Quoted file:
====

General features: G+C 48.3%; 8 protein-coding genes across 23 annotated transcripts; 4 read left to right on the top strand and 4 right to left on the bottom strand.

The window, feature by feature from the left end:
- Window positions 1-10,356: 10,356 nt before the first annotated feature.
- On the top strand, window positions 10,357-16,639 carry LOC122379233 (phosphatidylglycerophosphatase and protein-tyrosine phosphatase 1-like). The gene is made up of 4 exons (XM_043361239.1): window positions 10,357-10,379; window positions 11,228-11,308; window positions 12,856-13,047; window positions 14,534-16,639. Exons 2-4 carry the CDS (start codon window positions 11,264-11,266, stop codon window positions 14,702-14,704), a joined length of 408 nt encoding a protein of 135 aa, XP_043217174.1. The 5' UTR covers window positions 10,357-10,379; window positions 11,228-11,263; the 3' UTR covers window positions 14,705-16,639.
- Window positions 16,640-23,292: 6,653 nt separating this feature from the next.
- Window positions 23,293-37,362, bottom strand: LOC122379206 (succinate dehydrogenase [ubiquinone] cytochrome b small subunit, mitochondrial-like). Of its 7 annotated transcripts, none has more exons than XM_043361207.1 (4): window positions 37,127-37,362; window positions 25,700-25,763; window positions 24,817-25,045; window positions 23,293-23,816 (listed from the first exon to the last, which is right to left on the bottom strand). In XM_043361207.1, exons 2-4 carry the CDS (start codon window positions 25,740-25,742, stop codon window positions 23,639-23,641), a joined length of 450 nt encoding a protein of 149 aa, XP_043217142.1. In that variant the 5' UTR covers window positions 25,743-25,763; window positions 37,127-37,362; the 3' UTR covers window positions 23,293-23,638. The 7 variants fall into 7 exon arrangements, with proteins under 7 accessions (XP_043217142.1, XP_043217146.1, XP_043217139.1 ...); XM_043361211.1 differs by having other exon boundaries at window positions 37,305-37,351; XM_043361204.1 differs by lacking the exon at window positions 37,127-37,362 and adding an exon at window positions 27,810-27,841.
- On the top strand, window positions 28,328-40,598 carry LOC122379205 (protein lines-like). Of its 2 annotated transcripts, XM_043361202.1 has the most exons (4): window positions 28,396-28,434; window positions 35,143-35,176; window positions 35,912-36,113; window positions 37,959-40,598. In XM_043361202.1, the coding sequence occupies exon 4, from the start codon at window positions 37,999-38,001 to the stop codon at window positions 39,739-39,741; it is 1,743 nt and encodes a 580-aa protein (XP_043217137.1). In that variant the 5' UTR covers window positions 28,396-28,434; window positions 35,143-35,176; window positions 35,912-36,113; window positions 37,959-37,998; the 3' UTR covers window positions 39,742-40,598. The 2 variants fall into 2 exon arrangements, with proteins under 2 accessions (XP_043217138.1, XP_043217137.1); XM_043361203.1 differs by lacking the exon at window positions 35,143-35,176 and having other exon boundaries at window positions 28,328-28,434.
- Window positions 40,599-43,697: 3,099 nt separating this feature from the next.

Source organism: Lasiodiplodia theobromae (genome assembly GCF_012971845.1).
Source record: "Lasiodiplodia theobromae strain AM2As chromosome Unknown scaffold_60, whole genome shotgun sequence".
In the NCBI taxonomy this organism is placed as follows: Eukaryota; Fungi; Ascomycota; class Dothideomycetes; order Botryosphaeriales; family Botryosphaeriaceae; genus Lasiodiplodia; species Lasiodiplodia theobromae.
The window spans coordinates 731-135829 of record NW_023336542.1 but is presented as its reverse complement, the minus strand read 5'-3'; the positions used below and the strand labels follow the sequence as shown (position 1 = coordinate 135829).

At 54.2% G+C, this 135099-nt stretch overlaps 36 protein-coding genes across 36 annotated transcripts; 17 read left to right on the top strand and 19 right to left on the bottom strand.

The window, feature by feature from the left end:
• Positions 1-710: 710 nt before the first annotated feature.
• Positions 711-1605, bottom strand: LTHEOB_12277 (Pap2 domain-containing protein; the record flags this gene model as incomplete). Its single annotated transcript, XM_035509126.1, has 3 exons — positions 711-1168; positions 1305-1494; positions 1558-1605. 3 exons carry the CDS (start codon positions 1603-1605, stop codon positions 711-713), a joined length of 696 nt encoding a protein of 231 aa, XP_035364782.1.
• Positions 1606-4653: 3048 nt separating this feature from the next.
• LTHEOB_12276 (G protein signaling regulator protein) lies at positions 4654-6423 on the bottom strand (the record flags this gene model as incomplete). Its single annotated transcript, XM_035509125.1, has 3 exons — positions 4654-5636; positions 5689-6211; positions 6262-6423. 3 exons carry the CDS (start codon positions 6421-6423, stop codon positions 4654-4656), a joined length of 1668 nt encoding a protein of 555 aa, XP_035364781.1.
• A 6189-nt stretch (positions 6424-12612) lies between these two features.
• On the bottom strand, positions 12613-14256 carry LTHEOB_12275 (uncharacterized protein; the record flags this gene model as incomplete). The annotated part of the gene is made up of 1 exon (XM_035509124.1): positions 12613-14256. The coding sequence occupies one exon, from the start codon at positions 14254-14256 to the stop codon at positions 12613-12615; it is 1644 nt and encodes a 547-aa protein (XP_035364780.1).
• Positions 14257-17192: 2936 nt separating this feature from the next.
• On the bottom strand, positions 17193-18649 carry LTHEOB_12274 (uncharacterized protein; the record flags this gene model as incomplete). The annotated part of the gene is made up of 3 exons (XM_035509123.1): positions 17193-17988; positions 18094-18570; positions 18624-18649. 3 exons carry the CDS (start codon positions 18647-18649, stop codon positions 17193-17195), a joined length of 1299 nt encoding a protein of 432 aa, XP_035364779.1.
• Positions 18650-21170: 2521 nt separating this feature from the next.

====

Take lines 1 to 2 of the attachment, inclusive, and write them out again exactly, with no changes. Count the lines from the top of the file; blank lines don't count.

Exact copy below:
General features: G+C 48.3%; 8 protein-coding genes across 23 annotated transcripts; 4 read left to right on the top strand and 4 right to left on the bottom strand.

The window, feature by feature from the left end: